Completed work ≠ learning
Today I am wondering about what 'authentic' numeracy gains look like and how often they occur. As I trawl through hour upon hour of classroom recordings, it becomes clear that very little learning is occurring.
I have over 72 hours of classroom recordings (yip - listened to it all!). It doesn't matter if it is hairdressing, agriculture, employment skills or sport and fitness, the focus is always on 'completing' work.
Our sector has made a naive causative link between work completed and learning. It permeates the sector from the top to the bottom. I know that vocational training has a 'doing' emphasis. The learners are learning to 'do' things. But the work they complete in classes is not the work they will be doing in the target vocation. In some cases its almost pure academic.
This suggests to me an under-trained sector. For example, in mathematics education you are beaten over the head by the need to focus on learner thinking. Yet the tertiary sector appears to spend its time ignoring this or naively believing it is a side-effect of completing work.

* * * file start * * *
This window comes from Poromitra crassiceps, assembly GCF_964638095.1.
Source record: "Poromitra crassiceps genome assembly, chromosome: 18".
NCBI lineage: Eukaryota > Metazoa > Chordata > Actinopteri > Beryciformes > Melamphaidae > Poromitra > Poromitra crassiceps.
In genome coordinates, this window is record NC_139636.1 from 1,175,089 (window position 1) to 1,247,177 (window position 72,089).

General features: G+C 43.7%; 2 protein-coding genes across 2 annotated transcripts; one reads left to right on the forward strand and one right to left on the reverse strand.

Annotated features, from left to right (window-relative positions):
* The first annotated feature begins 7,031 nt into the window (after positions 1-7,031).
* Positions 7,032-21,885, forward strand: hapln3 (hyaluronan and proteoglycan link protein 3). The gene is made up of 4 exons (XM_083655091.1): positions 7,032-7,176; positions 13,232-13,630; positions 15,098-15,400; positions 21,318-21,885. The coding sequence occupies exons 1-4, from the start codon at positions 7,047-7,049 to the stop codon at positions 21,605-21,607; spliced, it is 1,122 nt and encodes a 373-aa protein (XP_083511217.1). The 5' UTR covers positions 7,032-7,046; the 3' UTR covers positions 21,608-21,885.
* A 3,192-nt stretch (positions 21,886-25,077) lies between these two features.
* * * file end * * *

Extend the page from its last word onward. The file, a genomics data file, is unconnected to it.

I was reading Plato last night (Protagoras & Meno) and interestingly they do not even address 'work'. They seek understanding and insight - and by heck they get it. The Socratic method is frowned on in vocational settings and critics may have some small valid points. There is a belief in some circles that a. this approach is too intellectual for some learners, and b. it is abstract and therefore not applicable to the real world. Yet, the current state of affairs keeps the weaknesses of the Socratic method with none of the benefits of other methods.
Perhaps this 'completed work = learning occurring' is THE problem in the tertiary sector.
Interesting... I like itReplyDelete
"i was reading Plato last night"... perfectly normal, of courseReplyDelete
Ha ha, actually its really very readable and quite good fun. Not at all high brow despite what people think. Those Greeks were pretty down to earth.ReplyDelete